DURHAM — About 35 people gathered at CCB Plaza for a "general assembly" of Occupy Durham Tuesday night, but for the most part, the demonstration took the day off.
Meanwhile, Occupy Chapel Hill continued its occupation of a sidewalk in front of the Franklin Street post office, with 10 tents and some sleeping bags an indication the demonstrators intended to stay.
"Till things are better," Stephanie Daugherty said when asked how long she plans to sleep outside the Franklin Street post office. The 30-year-old unemployed IT worker was among the first 31 people to pitch tents and lay mats Saturday night after an Occupy Chapel Hill rally.
A few protesters also have continued an Occupy Raleigh demonstration on a sidewalk by the Capitol. According to a Tuesday posting on Occupy Raleigh's Facebook page, organizers are calling for people to "Occupy Raleigh for Economic Justice" on Saturday, but have not announced the time or place.
Both Chapel Hill and Durham's demonstrations, affiliated with New York's Occupy Wall Street and similar events going on across the United States, have been peaceful. In Raleigh, though, 20 members of Occupy Raleigh were arrested Saturday when they remained on the Capitol grounds after their rally permit had expired.
Durham demonstrators set up on the downtown CCB Plaza, a public park, on Sunday afternoon but disbanded Monday night after the city ordered removal of the tents in which some people had spent Sunday night.
Durham City Manager Tom Bonfield and City Attorney Patrick Baker said camping, with tents or other temporary structures, is not allowed on the plaza under city parks policy, but the demonstrators were welcome to remain at the plaza as long as they liked.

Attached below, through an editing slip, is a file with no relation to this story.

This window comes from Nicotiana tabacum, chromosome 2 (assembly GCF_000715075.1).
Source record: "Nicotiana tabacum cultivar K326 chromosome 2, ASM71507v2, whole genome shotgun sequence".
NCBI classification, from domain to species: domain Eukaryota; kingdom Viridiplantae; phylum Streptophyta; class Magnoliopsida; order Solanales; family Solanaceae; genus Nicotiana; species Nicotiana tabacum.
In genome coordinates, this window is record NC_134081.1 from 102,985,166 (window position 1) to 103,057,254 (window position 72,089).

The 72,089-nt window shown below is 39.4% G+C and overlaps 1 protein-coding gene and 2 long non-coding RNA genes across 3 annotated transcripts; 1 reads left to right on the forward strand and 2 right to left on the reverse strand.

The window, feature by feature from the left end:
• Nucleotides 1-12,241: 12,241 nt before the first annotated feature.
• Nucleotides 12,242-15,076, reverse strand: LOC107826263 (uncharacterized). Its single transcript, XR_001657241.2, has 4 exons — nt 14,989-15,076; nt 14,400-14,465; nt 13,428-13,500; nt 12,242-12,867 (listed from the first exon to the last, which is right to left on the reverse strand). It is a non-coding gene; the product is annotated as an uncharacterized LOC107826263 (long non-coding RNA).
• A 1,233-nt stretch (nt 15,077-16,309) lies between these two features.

"The Plaza is open 24 hours a day; it's just not a campsite," Bonfield said. "You can stay, congregate, sit in chairs, sit on the ground, whatever your heart's content."
The protesters returned to CCB Plaza and continued their assembly but departed before morning and left the plaza in tidy shape, according to City Councilman Mike Woodard.
"Encampment temporarily on hold," said a Tuesday-morning posting on the group's Twitter site, "for internal logistics, process, etc. ... reconvene when you're ready."
A handful of Occupy Durham representatives maintained a presence at CCB Plaza Tuesday afternoon, but the only demonstration was an "Occupy Durham" banner at one side of the park.
Baker said he talked by telephone with Rochelle Sparko, an attorney involved in Occupy Durham, on Tuesday morning about the city's restrictions at CCB Plaza.
"The conversation went OK," he said. "She understood our position, and we'll go from there."
Baker said city code states that violations of parks and recreation department policies are illegal, and that parks policy on the department website identifies only Lake Michie as a city property where camping is allowed. Demonstrators could, however, apply for a special permit, he said, and if any chose to spend the night at CCB Plaza in sleeping bags, he did not think the city would have any power to stop them.
In Chapel Hill, police have no plans to intervene, Sgt. Josh Mecimore said Monday. The protesters have assured police they will not block access to the post office building. If the movement outgrows the space, they will start a second encampment in neighboring Carrboro, he said.
University of North Carolina freshman Andrew Sandino of Pinehurst slept on a mat Sunday night.
"So much of my life I've read about and theorized what's wrong with society, but I've never actually done anything to bring (change) about," he said as he sat on the pavement in front of his laptop. "At the very least, this will help spread information."
Staff writers Katelyn Ferral and Mark Schultz and photographer Harry Lynch contributed to this report.